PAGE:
Yes, you can technically use WD-40 on your fishing reels, but it’s not the best choice. WD-40 can act as a degreaser, cleaning old grease and oil off your reel. However, a dedicated fishing reel lubricant is more advisable for long-term maintenance and protection against rust and corrosion.
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Reasons Not to Use WD-40
Let’s dive deeper into why WD-40 may not be your best friend when cleaning fishing reels. As an angler myself, I’ve learned this the hard way.
Firstly, WD-40 is more of a degreaser than a lubricant. This means it’s great at removing gunk, but not as great for protecting the moving parts of your reel against future damage.
I remember a time when I used WD-40 on one of my favorite reels, thinking it would clean and lubricate simultaneously. To my surprise, the reel functioned smoothly for a while, but after a couple of fishing trips, the parts started to grind together.
It clearly showed that the WD-40 had stripped away the old lubrication but hadn’t replaced it.
Secondly, if you’re fishing in saltwater, this becomes even more important. WD-40 isn’t designed to prevent the corrosive effects of saltwater. Saltwater corrosion can cause serious damage to your fishing reel parts, and I’ve seen a few of my saltwater reels deteriorate because of this.
Lastly, believe it or not, the smell of WD-40 can actually repel fish. While the idea of a product attracting fish might seem strange, many fishing enthusiasts swear by the use of certain lubricants and oils for their faintly attractive scent.
Using WD-40 may unintentionally turn the fish away.
Does Wd-40 Damage Fishing Line?
There’s a common myth that WD-40 can damage fishing lines. In my experience, I’ve found that it doesn’t directly damage the fishing line. However, it can cause the line to become slippery, which can lead to complications when casting and reeling in fish.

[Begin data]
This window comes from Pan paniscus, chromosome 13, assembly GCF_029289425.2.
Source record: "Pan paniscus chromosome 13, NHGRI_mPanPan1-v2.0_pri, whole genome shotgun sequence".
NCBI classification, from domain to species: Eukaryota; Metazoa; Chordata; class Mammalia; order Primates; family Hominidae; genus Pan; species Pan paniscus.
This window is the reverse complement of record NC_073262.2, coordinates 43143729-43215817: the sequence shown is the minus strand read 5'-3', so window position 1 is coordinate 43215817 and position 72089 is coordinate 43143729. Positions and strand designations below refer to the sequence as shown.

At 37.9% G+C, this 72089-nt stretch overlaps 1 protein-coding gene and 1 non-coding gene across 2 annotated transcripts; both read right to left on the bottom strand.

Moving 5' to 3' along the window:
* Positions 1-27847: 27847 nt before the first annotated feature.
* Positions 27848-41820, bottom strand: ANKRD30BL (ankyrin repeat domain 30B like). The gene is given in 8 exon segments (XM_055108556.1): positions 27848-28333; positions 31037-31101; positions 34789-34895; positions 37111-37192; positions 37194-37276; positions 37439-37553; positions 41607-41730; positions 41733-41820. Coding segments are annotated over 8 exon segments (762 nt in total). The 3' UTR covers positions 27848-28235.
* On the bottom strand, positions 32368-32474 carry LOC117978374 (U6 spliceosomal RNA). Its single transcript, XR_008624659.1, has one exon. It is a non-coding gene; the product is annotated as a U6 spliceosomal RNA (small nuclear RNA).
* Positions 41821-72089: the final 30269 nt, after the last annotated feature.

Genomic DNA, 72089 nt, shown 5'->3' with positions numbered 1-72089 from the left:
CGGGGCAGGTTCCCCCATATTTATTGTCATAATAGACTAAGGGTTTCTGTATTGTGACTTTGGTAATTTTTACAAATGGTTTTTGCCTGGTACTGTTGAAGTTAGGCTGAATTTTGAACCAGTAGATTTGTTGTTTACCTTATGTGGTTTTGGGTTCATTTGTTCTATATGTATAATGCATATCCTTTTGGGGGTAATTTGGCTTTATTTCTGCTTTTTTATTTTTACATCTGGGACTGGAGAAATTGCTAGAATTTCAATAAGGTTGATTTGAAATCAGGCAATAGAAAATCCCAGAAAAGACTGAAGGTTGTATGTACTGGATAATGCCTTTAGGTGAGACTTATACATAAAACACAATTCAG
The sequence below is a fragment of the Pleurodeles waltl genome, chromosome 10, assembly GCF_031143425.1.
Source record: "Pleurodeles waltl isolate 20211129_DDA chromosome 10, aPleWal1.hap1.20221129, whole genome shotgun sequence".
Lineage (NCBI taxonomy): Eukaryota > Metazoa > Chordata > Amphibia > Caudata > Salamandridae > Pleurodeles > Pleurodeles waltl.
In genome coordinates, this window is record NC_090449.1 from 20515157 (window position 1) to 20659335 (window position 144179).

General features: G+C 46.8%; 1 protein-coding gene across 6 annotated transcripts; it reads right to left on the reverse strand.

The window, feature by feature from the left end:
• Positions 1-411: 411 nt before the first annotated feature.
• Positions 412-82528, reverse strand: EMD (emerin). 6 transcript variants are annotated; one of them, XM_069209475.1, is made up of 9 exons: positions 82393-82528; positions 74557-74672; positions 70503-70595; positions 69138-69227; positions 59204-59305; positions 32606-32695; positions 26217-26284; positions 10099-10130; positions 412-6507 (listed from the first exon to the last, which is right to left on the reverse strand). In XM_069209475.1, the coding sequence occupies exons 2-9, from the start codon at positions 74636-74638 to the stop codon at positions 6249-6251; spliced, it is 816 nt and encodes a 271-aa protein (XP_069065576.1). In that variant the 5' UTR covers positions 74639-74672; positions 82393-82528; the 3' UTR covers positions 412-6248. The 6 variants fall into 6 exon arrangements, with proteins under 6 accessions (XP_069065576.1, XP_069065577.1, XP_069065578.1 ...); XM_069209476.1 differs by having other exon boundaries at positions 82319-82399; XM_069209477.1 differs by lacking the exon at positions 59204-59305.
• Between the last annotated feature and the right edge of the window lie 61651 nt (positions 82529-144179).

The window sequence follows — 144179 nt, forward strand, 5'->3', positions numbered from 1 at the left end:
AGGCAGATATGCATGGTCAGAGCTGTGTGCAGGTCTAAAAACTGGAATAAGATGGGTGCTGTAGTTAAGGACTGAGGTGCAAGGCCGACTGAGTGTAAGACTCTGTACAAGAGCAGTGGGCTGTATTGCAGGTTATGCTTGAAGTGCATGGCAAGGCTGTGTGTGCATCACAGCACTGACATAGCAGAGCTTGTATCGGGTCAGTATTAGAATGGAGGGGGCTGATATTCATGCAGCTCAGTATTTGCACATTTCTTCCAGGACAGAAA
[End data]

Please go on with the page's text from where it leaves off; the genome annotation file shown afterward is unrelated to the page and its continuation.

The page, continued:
The main issue is not about the fishing line itself, but rather about the effectiveness of your fishing. A slippery fishing line can lead to poor knot strength, affecting the overall fishing experience.
The last thing you want during a fight with a trophy fish is for your knots to come loose because they have less friction than normal because you have applied WD-40 to your reel.
The Best Lubricants to Use on Fishing Reels
When it comes to the health and longevity of your fishing reels, using the right lubricants is essential. I’ve found that there’s no one-size-fits-all solution, but there are certainly better alternatives than WD-40.
Silicone-based lubricants, for example, are great for general maintenance of your reels. These lubricants provide a protective layer that helps keep away rust and corrosion, especially important if you’re fishing in saltwater environments.
Another alternative is grease specifically designed for fishing reels. This type of product is ideal for your reel’s gears and other moving parts. It offers a thicker layer of protection than oil, which can greatly extend the life of your reel.
My personal favorite is a product called Abu Garcia Reel Grease. It’s an anti-corrosion lubricant that’s specifically designed for fishing reels. I’ve used it for both my freshwater and saltwater reels, and the results have been impressive. It doesn’t have an off-putting smell and it’s proven effective against saltwater corrosion.
- Low Viscosity Formula
- Resistant to Heat and Cold
- Ideal for Baitcasting Reels
- Corrosion Resistant
How Often Should I Lubricate My Fishing Reels?
Your fishing reels are like any other equipment: they perform their best when regularly maintained.
As a rule of thumb, lubricate your fishing reels at least once a year.
This can be part of your annual maintenance routine, and trust me, your reels will thank you.
However, if you fish regularly, especially in saltwater, I recommend cleaning and lubricating your reels more often. In my case, I tend to give my reels a thorough clean and lubrication every few months. This frequency ensures that any potentially damaging elements are regularly removed and the reel’s moving parts remain in optimal condition.
Remember, maintaining your reels is a small investment of time that leads to a significantly longer lifespan for your equipment. This means more time for you to enjoy the thrill of fishing and fewer instances of equipment failure when you’re about to reel in the big one!
In conclusion, while you can use WD-40 on your fishing reels is not the most effective or recommended solution. A dedicated lubricant is a far better choice for maintaining the performance and longevity of your reels.